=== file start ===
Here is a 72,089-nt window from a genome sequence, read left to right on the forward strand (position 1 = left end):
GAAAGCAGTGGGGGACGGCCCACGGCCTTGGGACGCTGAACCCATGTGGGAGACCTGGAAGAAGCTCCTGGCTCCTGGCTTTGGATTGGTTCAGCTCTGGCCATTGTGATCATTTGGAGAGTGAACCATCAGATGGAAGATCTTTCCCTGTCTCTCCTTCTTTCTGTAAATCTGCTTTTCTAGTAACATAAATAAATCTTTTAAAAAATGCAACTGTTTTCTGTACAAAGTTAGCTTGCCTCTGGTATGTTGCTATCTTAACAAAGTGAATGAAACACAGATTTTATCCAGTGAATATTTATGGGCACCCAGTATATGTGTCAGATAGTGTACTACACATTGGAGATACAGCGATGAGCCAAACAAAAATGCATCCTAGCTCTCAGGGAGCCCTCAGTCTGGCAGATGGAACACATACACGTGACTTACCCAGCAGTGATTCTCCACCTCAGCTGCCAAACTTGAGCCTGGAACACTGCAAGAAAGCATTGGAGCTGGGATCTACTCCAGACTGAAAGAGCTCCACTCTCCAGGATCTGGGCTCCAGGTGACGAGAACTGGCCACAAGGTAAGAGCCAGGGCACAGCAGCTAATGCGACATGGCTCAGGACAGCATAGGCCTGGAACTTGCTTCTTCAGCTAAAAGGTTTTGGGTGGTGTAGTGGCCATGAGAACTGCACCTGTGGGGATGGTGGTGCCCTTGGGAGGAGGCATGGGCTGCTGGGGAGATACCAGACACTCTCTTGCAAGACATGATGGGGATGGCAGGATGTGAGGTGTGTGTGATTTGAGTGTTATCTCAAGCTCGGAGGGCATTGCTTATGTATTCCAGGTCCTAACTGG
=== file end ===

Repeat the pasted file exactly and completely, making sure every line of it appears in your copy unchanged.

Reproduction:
Here is a 72,089-nt window from a genome sequence, read left to right on the forward strand (position 1 = left end):
GAAAGCAGTGGGGGACGGCCCACGGCCTTGGGACGCTGAACCCATGTGGGAGACCTGGAAGAAGCTCCTGGCTCCTGGCTTTGGATTGGTTCAGCTCTGGCCATTGTGATCATTTGGAGAGTGAACCATCAGATGGAAGATCTTTCCCTGTCTCTCCTTCTTTCTGTAAATCTGCTTTTCTAGTAACATAAATAAATCTTTTAAAAAATGCAACTGTTTTCTGTACAAAGTTAGCTTGCCTCTGGTATGTTGCTATCTTAACAAAGTGAATGAAACACAGATTTTATCCAGTGAATATTTATGGGCACCCAGTATATGTGTCAGATAGTGTACTACACATTGGAGATACAGCGATGAGCCAAACAAAAATGCATCCTAGCTCTCAGGGAGCCCTCAGTCTGGCAGATGGAACACATACACGTGACTTACCCAGCAGTGATTCTCCACCTCAGCTGCCAAACTTGAGCCTGGAACACTGCAAGAAAGCATTGGAGCTGGGATCTACTCCAGACTGAAAGAGCTCCACTCTCCAGGATCTGGGCTCCAGGTGACGAGAACTGGCCACAAGGTAAGAGCCAGGGCACAGCAGCTAATGCGACATGGCTCAGGACAGCATAGGCCTGGAACTTGCTTCTTCAGCTAAAAGGTTTTGGGTGGTGTAGTGGCCATGAGAACTGCACCTGTGGGGATGGTGGTGCCCTTGGGAGGAGGCATGGGCTGCTGGGGAGATACCAGACACTCTCTTGCAAGACATGATGGGGATGGCAGGATGTGAGGTGTGTGTGATTTGAGTGTTATCTCAAGCTCGGAGGGCATTGCTTATGTATTCCAGGTCCTAACTGG